After one year in operation, Perimeter Behavioral Hospital of Springfield officials say they have discovered an underserved population in the community: children.
Lynn Lemke, the hospital’s CEO, says the need for child behavioral health care in the Springfield area has become more apparent over the last year as the demand has outpaced the hospital’s bed and employee capacity.
Lemke says he’s hired an additional four nurses to attempt to keep up at the 32-bed hospital, and he plans to add roughly another 10 employees this year.
“We were maxed out until we hired more nurses,” he says of the 100-person staff. “Now, our goal this year is to average 25-27 patients a day.”
The hospital, owned by Alpharetta, Georgia-based Perimeter Healthcare, specializes in acute behavioral health care for children ages 6-17. Treatments cover depression, suicidal thoughts, erratic behaviors and other mental illnesses, Lemke says.
However, children weren’t the original focus.
Perimeter Healthcare, which operates 12 hospitals nationwide, purchased the former Ozarks Community Hospital in October 2018, and after receiving state licensure to operate, the behavioral hospital opened in April 2019.
“The first four months, we toyed with adults and geriatrics, and then we recognized the community’s need was kids. We flipped that switch,” says Erica Fox, vice president of business development for Perimeter Healthcare.
The hospital turned its focus to children in October 2019, joining Lakeland Behavioral Health System, which provides mental health services to children and seniors, and area local hospitals.
Between geriatrics and children, the Springfield hospital admitted 544 patients and had 1,966 referrals in 2019. In the first quarter this year, the hospital admitted 198 child patients, Fox says.
As demand increases, Lemke anticipates 2020 revenue to reach $8 million, which he says would be an increase from undisclosed 2019 figures.
Children are referred to Perimeter Behavioral Hospital through several avenues: a local health care provider, emergency room staff, the public schools or a government entity. Patients typically stay at the hospital for a week and then are referred to long-term outpatient care at Burrell Behavioral Health or Jordan Valley Community Health Center, for instance.
“We’re here to get them stabilized,” Lemke says.
When Lemke joined the hospital in January, he says staff members were treating roughly a dozen patients a day. By March, around 20 children were in daily treatment.
According to the Centers for Disease Control and Prevention, 7.4% of children between the ages of 3 and 17 – or 4.5 million children – have a diagnosed behavior problem. Also, the CDC says 1 in 6 children between the ages of 2 and 8 have been diagnosed with a mental or behavioral disorder.
Lemke says that since the local stay-at-home order was enacted, the number of referrals has dropped, and the hospital is averaging a dozen patients a day. Lemke says the hospital “was on the edge” of having to furlough staff because of the effects of the COVID-19 pandemic by press time.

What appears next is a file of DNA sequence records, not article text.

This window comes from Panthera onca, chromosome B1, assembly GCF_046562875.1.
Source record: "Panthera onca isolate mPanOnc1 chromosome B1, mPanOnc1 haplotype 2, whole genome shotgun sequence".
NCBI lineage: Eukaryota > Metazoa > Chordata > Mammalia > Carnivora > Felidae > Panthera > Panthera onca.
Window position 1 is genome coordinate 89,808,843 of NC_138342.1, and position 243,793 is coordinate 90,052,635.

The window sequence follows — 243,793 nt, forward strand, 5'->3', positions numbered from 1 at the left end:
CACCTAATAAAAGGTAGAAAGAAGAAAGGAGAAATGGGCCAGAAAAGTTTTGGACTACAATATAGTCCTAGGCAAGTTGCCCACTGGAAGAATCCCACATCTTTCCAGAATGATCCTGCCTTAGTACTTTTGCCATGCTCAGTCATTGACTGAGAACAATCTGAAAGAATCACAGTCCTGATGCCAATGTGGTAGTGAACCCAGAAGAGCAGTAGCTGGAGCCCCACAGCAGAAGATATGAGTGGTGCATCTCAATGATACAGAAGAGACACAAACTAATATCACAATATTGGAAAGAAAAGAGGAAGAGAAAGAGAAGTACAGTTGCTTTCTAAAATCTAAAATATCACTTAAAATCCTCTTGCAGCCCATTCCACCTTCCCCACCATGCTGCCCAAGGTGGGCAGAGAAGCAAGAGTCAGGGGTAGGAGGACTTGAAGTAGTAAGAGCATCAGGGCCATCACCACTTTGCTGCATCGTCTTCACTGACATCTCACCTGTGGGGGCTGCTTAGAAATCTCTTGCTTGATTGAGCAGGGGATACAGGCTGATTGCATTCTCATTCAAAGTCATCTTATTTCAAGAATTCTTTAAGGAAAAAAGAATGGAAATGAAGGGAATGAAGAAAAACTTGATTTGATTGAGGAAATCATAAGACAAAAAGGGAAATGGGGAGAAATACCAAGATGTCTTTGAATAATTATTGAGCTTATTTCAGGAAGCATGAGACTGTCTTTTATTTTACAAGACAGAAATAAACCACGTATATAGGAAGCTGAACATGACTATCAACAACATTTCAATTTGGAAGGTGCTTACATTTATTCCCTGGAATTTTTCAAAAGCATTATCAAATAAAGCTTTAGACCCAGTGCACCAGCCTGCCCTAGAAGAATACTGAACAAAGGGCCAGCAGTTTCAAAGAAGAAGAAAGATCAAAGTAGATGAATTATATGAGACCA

Fox says a drop in patients also is occurring at Perimeter Healthcare hospitals nationwide as children are pulled from school and many are attempting to stay away from emergency rooms out of the fear of contracting COVID-19.
“Our census has taken a pretty big dip. A lot the kids that come here use counseling services through school, and now that they’re home, they’re pretty much unsupervised,” Lemke says.
Springfield Public Schools spokeswoman Teresa Bledsoe says the district’s counseling department provides parents information regarding Perimeter Behavioral Hospital’s services when necessary, though it does not formally refer students to the hospital.
Students who need to be out of school for an extended period of time, such as to undergo treatment at Perimeter, can use the school’s homebound services to continue their education, she says.
Now that the school district is closed through the end of the academic year due to COVID-19, Bledsoe says school counselors are making themselves available through online platforms.
Within the next few years, Lemke says he’s planning $70 million in expansions. This includes developing a program for children with learning disabilities and doubling the capacity of the hospital, he says.
Lemke says his goal is to develop a program where parents and children with learning disabilities, such as autism, can come for several weeks for a behavioral analysis and an individualized program.
“A lot of psych hospitals won’t take those kids,” Lemke says. “There aren’t many programs like that around the country, and nothing like that in the state of Missouri.”
He says children who participate in the program are likely to stay at the hospital for up to three weeks. However, Lemke says the hospital is already running into capacity issues for normal daily operations.
Lemke plans to double the hospital’s bed count to bring capacity to roughly 70 beds. That’ll first need to be approved by the state.
“The safest place for these children to be is within the confines of a psychiatric hospital. When we’re at capacity, they have to be discharged back to the homes which might not be safe,” Lemke says. “We need to have the capacity to meet the needs of the community.”
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